Raising a Reader book bags pass test | AspenTimes.com

Raising a Reader book bags pass test

John ColsonAspen, CO Colorado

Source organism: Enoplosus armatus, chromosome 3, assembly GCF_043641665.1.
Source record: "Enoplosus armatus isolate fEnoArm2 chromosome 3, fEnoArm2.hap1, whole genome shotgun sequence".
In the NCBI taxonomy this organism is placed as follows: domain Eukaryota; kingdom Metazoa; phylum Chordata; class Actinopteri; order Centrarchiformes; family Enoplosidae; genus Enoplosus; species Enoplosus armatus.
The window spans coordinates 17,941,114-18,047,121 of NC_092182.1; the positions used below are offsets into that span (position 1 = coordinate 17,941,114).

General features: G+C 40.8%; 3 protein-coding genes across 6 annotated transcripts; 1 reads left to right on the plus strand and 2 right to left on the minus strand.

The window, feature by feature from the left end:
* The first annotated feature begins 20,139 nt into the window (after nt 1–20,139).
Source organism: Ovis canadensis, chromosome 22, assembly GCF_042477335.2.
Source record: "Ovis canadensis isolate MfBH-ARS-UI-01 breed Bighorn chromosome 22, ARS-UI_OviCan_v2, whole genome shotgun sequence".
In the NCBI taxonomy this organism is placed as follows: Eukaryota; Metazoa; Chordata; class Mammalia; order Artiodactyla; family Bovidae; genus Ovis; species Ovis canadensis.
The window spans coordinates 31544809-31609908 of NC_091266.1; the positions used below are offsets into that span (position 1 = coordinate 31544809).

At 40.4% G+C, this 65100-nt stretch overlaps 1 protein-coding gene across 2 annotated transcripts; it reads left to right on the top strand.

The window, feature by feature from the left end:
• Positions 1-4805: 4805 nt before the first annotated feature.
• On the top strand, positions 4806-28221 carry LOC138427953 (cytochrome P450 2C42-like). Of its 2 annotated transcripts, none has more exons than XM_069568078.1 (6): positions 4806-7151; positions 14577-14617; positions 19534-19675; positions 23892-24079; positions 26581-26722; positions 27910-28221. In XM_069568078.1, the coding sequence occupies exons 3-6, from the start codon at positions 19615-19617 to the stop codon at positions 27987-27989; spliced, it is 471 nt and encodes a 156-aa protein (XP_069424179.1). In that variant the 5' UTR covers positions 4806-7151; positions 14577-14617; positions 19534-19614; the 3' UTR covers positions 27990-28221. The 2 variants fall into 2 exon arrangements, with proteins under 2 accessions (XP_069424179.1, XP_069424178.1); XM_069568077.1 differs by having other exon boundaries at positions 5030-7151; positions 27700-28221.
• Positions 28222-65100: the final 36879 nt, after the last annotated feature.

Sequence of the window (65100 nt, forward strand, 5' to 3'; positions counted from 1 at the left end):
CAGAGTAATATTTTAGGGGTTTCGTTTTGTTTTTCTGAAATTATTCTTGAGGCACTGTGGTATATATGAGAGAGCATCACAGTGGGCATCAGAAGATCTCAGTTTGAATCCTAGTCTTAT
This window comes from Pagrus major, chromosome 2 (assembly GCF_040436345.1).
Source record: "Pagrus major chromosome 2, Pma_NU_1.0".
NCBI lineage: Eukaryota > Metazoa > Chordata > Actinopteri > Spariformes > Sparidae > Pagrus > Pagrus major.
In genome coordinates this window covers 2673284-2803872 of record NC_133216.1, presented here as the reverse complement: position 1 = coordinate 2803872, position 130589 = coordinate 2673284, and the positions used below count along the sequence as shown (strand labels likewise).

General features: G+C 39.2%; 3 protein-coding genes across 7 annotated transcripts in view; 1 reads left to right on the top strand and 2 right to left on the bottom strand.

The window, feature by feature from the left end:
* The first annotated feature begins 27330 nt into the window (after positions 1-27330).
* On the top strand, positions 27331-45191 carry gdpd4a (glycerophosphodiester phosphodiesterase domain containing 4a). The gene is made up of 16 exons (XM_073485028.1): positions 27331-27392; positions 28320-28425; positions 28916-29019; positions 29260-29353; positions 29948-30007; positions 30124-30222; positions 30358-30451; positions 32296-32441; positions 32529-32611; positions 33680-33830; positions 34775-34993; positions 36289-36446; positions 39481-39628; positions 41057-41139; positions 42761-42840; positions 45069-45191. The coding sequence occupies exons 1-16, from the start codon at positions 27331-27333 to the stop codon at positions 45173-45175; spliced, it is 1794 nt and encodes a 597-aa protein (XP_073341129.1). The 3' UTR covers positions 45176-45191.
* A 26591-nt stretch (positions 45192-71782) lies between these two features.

Parents and teachers learned Monday that those Raising A Reader bags – and the books they carry – soon will be back in eager little hands of preschoolers throughout the region.Well, most of them will, after a battery of scientific tests showed that the amount of lead in the book bags is minimal and poses no health risk to children or anyone else. Some of the bags, while technically not hazardous, will be pulled from circulation and replaced. Most of them, however, will be back in use this week.Raising A Reader is a national child-literacy program that offers bright red book bags, made in China, filled with books every week for students to take home. The idea is for parents to read to their kids from the books, which are a mixture of Spanish and English, as a way of encouraging interaction within the family and boosting literacy among the kids and the adults.The program, which local director Jayne Poss brought to area preschools four years ago, now serves more than 1,300 youngsters from Aspen to Parachute. It was put on hold three weeks ago when it was learned that tests had detected lead in parts of the bags.But a subsequent battery of tests, according to Poss and the national Raising A Reader office in California, showed that the levels of lead are not hazardous, and that bags manufactured and shipped before 2005 can remain in use.”To put this in perspective, the trace amount of lead that might be transferred to a child’s hands from rubbing the interior surface [of one of the bags] is much smaller than what might be transferred to a child playing with brass house keys or many other common household items,” according to a statement from Raising A Reader.A special “saliva test” mimicked “mouthing behavior” common among very young children, using a saliva-like solution to see if dangerous levels of lead can be leached from either the interior or the exterior of the bags.Poss reported that the saliva test results were similar to results from recent tests conducted on vinyl baby bibs. She noted that the Consumer Product Safety Commission declined to issue a recall on the baby bibs, and said that Raising A Reader has reasoned that the results indicate the book bags are safe, especially since a child’s exposure to a bib, which can be used in feeding, is far greater than it would be to a book bag.But just to be on the safe side, Poss said, Raising A Reader is culling from its stock of book bags all the red and blue bags made and shipped in three particular lots between 2005 and 2007. Of the 1,300 bags involved, some 400 are being pulled and thrown away, for replacement either with paper bags outfitted with large Ziploc baggies to protect the books, or a type of plastic bag area libraries already hand out to kids carrying books in inclement weather.After three weeks of no books, Poss said, children have begun pestering teachers and parents to resume the program, which prompted the decision to find an interim way of getting the books home.”This is about the books, not the bags,” she said, adding, “We have a lot to be thankful for, with Thanksgiving Day coming up and all.” She praised Raising A Reader for taking the initiative to get all bags tested once the lead-level issue came up, and for deciding to replace those bags with the highest detectable amount of lead even though the level is not considered dangerous by government standards.”This was the socially responsible direction to go,” she said. “They just wanted to say, ‘We have higher standards.'”John Colson’s e-mail address isjcolson@aspentimes.com